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Kabaddi – A Game Of No Equipment, Only Strength: SAI

Kabaddi
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Kabaddi – is one of those games in India which does not require any equipment to play. The name “Kabaddi” is said to originate from the Tamil term “kai-pidi” meaning “to hold hands.”

Kabaddi is the same as the energetic and sporting pride that India has in the sport. It’s the perfect game for those who like the thrills and a constant adrenaline rush while sweating out on the pitch. With its roots in Indian tradition, Kabaddi has been around for centuries and is one of the most popular sports played on Indian fields.

The game is governed by the International Kabaddi Federation at the global level, while at the national level, the Indian Kabaddi Amateur Federation (AKFI) acts as the governing body. The game has two main formats; international and Indian.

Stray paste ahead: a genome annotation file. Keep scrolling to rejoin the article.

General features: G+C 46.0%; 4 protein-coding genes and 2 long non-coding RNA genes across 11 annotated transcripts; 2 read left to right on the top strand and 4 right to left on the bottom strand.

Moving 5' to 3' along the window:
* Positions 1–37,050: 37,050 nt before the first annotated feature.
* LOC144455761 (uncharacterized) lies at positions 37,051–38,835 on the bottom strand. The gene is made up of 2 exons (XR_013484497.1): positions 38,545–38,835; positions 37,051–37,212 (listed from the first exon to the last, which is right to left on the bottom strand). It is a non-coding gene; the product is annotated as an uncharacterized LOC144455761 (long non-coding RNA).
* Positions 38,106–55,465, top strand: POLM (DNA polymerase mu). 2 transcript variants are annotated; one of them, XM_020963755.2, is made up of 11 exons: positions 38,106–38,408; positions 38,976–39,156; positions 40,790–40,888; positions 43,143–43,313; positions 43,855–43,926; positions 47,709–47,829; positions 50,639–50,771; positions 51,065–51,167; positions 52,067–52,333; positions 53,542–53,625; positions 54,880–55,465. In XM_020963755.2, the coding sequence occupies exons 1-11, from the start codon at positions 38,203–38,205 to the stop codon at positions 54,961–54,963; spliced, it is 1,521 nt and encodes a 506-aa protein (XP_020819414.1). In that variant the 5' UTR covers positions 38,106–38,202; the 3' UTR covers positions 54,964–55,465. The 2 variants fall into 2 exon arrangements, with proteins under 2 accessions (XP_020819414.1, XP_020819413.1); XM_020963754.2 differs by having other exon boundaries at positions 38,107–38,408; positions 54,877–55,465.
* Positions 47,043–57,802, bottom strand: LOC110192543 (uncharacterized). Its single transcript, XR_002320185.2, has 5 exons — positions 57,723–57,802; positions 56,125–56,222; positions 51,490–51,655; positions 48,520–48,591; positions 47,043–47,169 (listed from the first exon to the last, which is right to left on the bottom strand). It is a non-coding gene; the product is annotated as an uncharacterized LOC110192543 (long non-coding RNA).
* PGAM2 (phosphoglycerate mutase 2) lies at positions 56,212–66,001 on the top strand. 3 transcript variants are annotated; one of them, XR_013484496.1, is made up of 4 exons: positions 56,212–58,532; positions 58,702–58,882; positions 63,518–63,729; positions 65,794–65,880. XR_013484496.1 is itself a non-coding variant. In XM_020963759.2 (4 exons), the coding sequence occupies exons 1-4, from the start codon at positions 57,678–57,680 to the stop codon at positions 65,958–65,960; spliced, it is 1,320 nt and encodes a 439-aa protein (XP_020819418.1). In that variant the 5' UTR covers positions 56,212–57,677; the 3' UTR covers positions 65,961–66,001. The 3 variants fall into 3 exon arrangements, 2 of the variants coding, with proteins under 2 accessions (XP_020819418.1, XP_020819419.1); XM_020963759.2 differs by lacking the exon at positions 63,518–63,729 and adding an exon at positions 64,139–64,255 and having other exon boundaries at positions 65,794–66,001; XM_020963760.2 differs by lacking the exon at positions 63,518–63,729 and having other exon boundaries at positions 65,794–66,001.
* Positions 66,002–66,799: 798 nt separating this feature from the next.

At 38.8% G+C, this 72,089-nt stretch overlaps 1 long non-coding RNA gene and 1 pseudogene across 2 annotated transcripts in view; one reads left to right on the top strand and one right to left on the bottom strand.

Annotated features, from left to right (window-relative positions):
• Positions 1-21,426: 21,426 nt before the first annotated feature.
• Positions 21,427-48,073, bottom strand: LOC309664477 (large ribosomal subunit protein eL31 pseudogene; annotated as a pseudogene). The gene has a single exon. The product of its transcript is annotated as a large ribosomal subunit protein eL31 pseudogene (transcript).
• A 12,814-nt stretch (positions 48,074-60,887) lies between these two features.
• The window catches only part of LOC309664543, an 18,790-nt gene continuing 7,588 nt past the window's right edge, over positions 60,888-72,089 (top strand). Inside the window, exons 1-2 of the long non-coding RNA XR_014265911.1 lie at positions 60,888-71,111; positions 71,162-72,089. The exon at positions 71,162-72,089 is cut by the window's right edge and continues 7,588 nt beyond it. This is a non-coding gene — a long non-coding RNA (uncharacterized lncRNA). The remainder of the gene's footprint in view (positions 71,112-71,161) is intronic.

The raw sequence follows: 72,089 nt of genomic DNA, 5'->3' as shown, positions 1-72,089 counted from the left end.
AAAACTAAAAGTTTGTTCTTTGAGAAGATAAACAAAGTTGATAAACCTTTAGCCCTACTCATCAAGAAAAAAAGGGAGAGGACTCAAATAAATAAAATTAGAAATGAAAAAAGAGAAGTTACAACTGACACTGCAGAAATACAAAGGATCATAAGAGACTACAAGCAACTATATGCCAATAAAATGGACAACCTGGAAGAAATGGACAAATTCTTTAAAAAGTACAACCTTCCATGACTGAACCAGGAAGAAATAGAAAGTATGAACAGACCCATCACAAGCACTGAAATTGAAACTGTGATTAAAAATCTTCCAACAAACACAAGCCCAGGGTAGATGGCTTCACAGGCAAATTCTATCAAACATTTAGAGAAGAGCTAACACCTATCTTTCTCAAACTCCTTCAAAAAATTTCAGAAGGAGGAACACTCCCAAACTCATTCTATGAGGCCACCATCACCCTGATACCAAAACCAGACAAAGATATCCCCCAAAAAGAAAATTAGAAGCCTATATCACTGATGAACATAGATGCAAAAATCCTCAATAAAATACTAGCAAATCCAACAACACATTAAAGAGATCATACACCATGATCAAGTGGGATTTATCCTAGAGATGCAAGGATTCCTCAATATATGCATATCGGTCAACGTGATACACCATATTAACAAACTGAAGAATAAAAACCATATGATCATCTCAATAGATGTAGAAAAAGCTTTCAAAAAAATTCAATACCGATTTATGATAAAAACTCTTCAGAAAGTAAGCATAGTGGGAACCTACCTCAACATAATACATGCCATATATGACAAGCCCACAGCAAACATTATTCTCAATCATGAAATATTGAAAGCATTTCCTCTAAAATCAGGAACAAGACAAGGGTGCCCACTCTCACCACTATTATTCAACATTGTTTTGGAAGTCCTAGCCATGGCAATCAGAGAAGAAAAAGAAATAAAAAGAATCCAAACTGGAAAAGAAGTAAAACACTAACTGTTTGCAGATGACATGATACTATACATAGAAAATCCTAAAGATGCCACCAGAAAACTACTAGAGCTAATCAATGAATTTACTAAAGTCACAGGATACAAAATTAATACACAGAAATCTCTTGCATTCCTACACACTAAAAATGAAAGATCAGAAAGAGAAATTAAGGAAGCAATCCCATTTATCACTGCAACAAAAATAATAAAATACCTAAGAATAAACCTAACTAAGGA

There are several international kabaddi events, including Kabaddi Women’s World Cup, Kabaddi Men’s World Cup, Kabaddi World League, and the Pro Kabaddi League at the national level, which is very popular in India, also for players who interesting in kabaddi betting. Some of the legends of the sport are Rakesh Kumar, Anup Kumar, and Manjit Chillar.

There are two teams consist of 7 players each, but this may be the only sport where the attack (raid) is an individual attempt, and the lone raider faces the challenge of a 7-man defensive unit. It is also the only sport where singing / speaking (Kabaddi’s “Cant” uttered in one breath) is effectively compulsory when the 30-second raid is in play and shows the referee that the raider is exhaling and not holding back his breath.

Kabaddi may be the ultimate cat-and-mouse game, as the defenders need to be far enough away from the raider that they don’t get hit, but close enough to throw a tackle and attempt to block the raider as he flexes towards the line. However, Kabaddi is not just a sport; it’s a great way to exercise your body, mind, and spirit.